2016-04-27 20:30 GMT+02:00 Brett Cannon email@example.com:
My first intuition is some cache somewhere is unhappy w/ the varying sizes. Have you tried any of this on another machine to see if the results are consistent?
On my laptop, the performance when I add deadcode doesn't seem to change much: the delta is smaller than 1%.
I found a fix for my deadcode issue! Use "make profile-opt" rather than "make". Using PGO, GCC reorders hot functions to make them closer. I also read that it records statistics on branches to emit first the most frequent branch.
I also modified bm_call_simple.py to use multiple processes and to use random hash seeds, rather than using a single process and disabling hash randomization.
Comparison reference => fastcall (my whole fork, not just the tiny patches adding deadcode) using make (gcc -O3):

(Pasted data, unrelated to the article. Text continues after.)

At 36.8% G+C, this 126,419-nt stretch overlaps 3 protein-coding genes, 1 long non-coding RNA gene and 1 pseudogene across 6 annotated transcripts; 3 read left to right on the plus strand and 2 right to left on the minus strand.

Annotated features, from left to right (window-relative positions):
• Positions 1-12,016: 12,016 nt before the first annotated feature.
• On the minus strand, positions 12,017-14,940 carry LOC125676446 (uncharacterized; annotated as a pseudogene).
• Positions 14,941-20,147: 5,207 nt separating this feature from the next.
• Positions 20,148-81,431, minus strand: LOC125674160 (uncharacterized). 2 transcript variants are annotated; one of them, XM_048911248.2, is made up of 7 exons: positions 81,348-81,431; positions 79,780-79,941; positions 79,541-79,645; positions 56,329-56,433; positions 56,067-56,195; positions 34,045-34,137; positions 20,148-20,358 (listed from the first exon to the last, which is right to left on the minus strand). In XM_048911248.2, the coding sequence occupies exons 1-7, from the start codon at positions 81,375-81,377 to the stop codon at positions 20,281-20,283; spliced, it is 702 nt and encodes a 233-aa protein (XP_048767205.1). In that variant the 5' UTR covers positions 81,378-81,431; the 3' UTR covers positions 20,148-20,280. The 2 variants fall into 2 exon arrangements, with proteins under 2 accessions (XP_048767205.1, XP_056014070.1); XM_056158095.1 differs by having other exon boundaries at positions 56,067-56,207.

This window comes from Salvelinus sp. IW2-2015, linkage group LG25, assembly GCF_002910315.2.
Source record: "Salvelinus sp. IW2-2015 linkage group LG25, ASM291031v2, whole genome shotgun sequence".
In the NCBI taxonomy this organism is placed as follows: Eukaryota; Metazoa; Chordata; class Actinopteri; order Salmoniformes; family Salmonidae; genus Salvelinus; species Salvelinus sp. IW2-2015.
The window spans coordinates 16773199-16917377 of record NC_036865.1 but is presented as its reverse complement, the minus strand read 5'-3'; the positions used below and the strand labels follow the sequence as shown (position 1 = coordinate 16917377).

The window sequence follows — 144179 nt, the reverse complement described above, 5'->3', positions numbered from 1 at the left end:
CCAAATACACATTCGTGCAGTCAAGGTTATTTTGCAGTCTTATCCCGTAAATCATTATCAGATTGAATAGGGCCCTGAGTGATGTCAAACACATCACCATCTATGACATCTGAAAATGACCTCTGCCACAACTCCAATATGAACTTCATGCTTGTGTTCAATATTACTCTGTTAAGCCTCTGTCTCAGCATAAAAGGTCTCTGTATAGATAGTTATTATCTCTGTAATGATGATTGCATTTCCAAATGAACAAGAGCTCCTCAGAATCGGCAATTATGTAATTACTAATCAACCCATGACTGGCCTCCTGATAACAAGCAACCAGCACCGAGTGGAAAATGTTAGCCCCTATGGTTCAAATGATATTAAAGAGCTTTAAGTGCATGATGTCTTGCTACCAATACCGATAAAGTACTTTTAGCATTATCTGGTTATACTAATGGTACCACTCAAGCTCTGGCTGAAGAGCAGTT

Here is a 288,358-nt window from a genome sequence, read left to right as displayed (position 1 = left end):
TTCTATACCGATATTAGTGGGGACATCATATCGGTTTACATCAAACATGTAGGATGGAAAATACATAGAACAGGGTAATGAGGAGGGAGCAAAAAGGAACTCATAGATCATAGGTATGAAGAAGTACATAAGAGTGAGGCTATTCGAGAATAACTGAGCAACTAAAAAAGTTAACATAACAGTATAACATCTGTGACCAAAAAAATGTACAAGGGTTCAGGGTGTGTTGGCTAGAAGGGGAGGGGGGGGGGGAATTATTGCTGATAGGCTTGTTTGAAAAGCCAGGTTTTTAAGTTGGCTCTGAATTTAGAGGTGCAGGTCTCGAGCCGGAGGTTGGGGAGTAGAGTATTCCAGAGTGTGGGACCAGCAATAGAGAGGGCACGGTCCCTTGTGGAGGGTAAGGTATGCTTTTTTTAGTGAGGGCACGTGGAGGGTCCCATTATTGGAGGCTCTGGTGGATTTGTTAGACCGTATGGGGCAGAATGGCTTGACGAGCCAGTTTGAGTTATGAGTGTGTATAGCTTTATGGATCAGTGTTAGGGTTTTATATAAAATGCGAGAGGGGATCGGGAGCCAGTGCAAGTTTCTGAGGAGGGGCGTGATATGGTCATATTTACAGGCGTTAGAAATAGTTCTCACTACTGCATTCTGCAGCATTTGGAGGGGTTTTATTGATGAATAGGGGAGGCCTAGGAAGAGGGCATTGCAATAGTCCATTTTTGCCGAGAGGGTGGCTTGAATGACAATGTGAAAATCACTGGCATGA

Average: 1183.5 ms +/- 6.1 ms (min: 1173.3 ms, max: 1201.9 ms) -
15 processes x 5 loops => Average: 1121.2 ms +/- 7.4 ms (min: 1106.5 ms, max: 1142.0 ms) - 15 processes x 5 loops
Comparison reference => fastcall using make profile-opt (PGO):
Average: 962.7 ms +/- 17.8 ms (min: 952.6 ms, max: 998.6 ms) - 15 processes x 5 loops => Average: 961.1 ms +/- 18.6 ms (min: 949.0 ms, max: 1011.3 ms) - 15 processes x 5 loops
Using make, fastcall *seems* to be faster, but in fact it looks more like random noise of deadcode. Using PGO, fastcall doesn't change performance at all. I expected fastcall to be faster, but it's the purpose of benchmarks: get real performance, not expectations :-)
Next step: modify most benchmarks of perf.py to run multiple processes rather than a single process to test using multiple hash seeds.